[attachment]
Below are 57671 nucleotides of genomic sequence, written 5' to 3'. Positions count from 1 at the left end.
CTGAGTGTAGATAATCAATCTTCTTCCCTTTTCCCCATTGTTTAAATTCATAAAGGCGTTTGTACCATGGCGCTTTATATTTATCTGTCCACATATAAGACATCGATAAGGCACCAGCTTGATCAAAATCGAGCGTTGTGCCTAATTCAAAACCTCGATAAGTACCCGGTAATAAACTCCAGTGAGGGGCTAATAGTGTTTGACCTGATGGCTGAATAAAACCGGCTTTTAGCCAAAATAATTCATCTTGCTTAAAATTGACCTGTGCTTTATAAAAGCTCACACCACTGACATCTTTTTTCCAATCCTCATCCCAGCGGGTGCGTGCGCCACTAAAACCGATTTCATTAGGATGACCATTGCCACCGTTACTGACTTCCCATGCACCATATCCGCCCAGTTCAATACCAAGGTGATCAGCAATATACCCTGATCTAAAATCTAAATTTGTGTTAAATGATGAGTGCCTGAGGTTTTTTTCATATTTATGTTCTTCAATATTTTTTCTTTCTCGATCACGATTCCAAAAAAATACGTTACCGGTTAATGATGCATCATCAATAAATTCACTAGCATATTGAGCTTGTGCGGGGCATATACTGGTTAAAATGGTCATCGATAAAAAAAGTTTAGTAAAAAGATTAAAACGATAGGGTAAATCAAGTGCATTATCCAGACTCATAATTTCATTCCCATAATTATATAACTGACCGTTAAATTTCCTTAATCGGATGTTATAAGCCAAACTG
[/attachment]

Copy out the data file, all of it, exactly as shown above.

Below are 57671 nucleotides of genomic sequence, written 5' to 3'. Positions count from 1 at the left end.
CTGAGTGTAGATAATCAATCTTCTTCCCTTTTCCCCATTGTTTAAATTCATAAAGGCGTTTGTACCATGGCGCTTTATATTTATCTGTCCACATATAAGACATCGATAAGGCACCAGCTTGATCAAAATCGAGCGTTGTGCCTAATTCAAAACCTCGATAAGTACCCGGTAATAAACTCCAGTGAGGGGCTAATAGTGTTTGACCTGATGGCTGAATAAAACCGGCTTTTAGCCAAAATAATTCATCTTGCTTAAAATTGACCTGTGCTTTATAAAAGCTCACACCACTGACATCTTTTTTCCAATCCTCATCCCAGCGGGTGCGTGCGCCACTAAAACCGATTTCATTAGGATGACCATTGCCACCGTTACTGACTTCCCATGCACCATATCCGCCCAGTTCAATACCAAGGTGATCAGCAATATACCCTGATCTAAAATCTAAATTTGTGTTAAATGATGAGTGCCTGAGGTTTTTTTCATATTTATGTTCTTCAATATTTTTTCTTTCTCGATCACGATTCCAAAAAAATACGTTACCGGTTAATGATGCATCATCAATAAATTCACTAGCATATTGAGCTTGTGCGGGGCATATACTGGTTAAAATGGTCATCGATAAAAAAAGTTTAGTAAAAAGATTAAAACGATAGGGTAAATCAAGTGCATTATCCAGACTCATAATTTCATTCCCATAATTATATAACTGACCGTTAAATTTCCTTAATCGGATGTTATAAGCCAAACTG